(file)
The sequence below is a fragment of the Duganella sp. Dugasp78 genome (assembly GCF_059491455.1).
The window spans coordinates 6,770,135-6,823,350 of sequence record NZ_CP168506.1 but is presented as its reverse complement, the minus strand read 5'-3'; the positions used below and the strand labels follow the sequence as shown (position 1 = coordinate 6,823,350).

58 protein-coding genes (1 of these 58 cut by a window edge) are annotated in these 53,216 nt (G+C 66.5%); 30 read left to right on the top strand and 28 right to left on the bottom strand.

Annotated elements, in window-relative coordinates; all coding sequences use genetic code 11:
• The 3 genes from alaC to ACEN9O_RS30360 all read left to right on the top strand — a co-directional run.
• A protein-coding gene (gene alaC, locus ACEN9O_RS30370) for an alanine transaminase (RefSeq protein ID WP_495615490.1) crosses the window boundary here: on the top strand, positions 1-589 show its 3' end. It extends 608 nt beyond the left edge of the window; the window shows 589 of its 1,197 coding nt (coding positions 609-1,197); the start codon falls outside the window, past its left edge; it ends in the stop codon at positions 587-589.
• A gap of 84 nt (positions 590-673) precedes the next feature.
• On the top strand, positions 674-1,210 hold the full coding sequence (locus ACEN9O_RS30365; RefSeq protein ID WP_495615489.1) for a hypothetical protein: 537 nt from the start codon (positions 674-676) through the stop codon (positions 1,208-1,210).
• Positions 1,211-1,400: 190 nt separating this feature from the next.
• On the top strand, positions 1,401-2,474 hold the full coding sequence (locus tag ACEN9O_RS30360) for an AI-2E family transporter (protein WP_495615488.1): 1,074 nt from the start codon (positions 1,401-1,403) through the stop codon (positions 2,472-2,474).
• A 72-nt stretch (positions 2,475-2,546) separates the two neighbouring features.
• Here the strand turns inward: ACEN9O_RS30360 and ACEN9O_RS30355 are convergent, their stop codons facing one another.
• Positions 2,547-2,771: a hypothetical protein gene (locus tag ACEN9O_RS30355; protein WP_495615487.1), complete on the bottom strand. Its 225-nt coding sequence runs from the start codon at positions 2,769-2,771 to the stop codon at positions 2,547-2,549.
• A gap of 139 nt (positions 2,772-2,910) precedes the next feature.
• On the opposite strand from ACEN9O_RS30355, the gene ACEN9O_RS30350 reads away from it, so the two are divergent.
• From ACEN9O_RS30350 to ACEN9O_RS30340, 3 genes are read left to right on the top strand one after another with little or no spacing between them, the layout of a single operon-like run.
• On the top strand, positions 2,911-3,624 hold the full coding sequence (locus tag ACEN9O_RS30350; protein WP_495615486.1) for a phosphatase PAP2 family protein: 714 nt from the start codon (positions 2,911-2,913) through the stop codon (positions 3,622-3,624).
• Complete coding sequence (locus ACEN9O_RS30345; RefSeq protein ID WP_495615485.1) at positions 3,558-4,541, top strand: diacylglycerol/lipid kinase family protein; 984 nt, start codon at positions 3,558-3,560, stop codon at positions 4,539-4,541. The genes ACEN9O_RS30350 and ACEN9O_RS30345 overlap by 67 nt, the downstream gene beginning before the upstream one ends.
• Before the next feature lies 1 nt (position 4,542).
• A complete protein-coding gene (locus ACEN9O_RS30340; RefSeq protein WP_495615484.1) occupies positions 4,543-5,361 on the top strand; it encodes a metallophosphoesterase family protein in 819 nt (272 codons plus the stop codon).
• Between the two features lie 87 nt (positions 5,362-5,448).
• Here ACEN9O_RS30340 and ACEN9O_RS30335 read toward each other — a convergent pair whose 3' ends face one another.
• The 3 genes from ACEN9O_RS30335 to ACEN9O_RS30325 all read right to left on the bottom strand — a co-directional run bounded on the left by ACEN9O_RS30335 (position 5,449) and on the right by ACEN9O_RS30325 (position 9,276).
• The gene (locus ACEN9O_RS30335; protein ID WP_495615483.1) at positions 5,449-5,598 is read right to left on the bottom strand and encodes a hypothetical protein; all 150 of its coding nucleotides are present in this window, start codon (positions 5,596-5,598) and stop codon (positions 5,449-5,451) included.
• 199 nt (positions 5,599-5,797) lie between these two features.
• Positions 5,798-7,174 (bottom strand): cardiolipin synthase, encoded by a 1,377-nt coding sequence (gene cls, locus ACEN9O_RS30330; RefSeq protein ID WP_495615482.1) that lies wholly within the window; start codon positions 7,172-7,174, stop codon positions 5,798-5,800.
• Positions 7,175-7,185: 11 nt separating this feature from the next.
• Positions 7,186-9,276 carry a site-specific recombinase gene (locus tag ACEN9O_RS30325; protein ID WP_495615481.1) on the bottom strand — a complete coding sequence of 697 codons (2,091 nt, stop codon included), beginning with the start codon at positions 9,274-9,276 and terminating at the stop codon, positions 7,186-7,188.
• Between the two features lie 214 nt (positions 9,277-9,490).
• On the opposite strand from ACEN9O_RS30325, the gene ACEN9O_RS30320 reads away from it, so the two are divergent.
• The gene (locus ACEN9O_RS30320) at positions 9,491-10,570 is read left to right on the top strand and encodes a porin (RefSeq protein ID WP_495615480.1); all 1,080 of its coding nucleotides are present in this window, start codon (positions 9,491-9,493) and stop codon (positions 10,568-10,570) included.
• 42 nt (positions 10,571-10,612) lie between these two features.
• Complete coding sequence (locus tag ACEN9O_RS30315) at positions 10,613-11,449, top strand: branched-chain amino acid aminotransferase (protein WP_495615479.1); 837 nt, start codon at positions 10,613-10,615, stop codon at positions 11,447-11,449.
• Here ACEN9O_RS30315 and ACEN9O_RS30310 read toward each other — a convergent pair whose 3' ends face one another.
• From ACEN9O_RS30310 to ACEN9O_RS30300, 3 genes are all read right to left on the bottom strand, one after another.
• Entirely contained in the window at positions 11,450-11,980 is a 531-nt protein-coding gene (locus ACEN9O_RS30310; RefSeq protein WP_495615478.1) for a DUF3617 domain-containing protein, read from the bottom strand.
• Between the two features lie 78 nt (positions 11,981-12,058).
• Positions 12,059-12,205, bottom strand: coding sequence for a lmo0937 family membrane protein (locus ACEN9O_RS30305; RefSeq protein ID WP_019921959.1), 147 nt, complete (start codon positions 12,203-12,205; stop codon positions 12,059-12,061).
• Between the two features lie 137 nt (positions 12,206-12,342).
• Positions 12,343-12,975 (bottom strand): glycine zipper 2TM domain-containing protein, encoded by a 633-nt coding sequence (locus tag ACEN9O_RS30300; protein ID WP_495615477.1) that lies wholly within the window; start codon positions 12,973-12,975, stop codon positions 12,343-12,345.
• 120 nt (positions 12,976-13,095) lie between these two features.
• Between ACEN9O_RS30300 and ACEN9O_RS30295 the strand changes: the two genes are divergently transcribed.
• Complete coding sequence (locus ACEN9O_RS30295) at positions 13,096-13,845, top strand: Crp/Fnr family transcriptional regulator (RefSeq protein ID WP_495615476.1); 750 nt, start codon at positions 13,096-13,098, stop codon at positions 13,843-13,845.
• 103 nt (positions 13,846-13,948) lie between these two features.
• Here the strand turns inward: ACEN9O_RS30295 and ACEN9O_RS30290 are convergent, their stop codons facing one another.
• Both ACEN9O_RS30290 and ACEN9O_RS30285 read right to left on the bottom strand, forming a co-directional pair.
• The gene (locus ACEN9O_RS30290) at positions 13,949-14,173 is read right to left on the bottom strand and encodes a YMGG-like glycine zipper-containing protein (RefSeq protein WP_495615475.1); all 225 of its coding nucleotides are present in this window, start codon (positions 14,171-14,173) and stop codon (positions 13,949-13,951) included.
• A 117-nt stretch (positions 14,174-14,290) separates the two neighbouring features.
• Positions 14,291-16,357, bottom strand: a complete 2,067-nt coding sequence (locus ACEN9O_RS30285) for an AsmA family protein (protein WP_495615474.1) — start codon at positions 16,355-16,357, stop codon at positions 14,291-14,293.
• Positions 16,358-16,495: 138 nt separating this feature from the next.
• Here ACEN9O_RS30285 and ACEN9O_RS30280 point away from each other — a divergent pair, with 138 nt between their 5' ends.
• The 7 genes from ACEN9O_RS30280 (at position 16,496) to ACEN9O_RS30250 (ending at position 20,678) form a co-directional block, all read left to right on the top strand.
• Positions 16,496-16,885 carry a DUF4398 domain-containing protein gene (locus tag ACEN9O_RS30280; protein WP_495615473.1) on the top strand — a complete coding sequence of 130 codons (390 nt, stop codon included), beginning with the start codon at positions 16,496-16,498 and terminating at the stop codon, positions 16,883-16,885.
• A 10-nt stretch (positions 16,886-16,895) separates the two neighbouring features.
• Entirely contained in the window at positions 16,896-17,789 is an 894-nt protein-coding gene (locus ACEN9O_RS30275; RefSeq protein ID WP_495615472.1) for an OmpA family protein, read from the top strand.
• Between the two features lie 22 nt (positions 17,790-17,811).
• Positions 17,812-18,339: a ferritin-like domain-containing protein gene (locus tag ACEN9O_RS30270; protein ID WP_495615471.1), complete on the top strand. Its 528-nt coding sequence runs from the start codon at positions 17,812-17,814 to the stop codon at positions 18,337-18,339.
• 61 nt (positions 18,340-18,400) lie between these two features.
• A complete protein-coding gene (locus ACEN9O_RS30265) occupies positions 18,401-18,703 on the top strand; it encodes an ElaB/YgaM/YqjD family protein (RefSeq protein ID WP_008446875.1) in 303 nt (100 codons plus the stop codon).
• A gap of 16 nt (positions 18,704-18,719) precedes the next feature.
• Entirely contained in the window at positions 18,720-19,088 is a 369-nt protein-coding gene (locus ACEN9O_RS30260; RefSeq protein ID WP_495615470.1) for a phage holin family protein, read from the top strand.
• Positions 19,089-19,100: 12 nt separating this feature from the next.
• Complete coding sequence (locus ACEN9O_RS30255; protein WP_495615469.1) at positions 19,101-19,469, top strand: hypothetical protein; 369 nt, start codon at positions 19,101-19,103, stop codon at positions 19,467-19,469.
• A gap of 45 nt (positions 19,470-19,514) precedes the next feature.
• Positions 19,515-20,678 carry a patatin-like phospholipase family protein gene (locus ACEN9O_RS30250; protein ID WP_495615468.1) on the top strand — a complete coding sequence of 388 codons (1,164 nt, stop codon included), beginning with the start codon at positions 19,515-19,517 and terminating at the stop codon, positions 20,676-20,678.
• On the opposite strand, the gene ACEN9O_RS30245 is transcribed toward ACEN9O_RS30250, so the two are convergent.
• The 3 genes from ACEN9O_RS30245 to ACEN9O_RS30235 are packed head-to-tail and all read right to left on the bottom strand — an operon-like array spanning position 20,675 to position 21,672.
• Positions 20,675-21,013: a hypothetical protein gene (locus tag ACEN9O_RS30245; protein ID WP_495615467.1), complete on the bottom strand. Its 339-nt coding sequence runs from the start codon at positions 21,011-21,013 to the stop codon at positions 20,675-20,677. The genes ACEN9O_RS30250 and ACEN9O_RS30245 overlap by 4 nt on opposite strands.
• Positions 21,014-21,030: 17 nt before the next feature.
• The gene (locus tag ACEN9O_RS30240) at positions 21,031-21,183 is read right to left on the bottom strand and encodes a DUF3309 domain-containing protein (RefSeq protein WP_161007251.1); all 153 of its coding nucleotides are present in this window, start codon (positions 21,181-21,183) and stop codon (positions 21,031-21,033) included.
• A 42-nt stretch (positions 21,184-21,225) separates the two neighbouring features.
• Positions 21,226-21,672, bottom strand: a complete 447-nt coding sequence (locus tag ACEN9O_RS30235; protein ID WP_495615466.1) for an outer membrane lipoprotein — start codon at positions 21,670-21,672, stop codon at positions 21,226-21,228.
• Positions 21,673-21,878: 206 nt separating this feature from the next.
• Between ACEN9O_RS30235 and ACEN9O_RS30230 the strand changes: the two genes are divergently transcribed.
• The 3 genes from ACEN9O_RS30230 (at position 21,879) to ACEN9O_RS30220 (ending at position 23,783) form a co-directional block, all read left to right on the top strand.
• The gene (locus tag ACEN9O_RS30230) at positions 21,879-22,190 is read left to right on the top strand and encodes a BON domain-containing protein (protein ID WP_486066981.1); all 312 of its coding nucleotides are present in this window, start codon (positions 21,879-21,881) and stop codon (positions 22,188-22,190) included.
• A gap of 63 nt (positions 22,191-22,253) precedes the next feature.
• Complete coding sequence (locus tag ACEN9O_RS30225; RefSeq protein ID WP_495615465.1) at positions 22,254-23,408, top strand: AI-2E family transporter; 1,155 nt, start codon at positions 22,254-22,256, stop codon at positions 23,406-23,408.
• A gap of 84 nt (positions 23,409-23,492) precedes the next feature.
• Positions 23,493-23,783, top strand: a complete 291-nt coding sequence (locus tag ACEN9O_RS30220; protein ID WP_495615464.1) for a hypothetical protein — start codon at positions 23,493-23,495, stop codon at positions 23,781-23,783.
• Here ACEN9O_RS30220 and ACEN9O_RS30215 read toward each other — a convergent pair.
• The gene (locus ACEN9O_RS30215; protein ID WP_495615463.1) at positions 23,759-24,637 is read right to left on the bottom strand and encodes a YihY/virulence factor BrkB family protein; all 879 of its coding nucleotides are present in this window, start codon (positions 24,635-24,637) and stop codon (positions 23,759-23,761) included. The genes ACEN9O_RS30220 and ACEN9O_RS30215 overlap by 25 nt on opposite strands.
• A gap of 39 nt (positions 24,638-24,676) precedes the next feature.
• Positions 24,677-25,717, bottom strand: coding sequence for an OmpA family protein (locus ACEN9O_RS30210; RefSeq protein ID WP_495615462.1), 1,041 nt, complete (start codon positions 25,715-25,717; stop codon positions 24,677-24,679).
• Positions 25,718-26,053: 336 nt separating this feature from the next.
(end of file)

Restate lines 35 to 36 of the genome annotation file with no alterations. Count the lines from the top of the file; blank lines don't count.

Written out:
• From ACEN9O_RS30310 to ACEN9O_RS30300, 3 genes are all read right to left on the bottom strand, one after another.
• Entirely contained in the window at positions 11,450-11,980 is a 531-nt protein-coding gene (locus ACEN9O_RS30310; RefSeq protein WP_495615478.1) for a DUF3617 domain-containing protein, read from the bottom strand.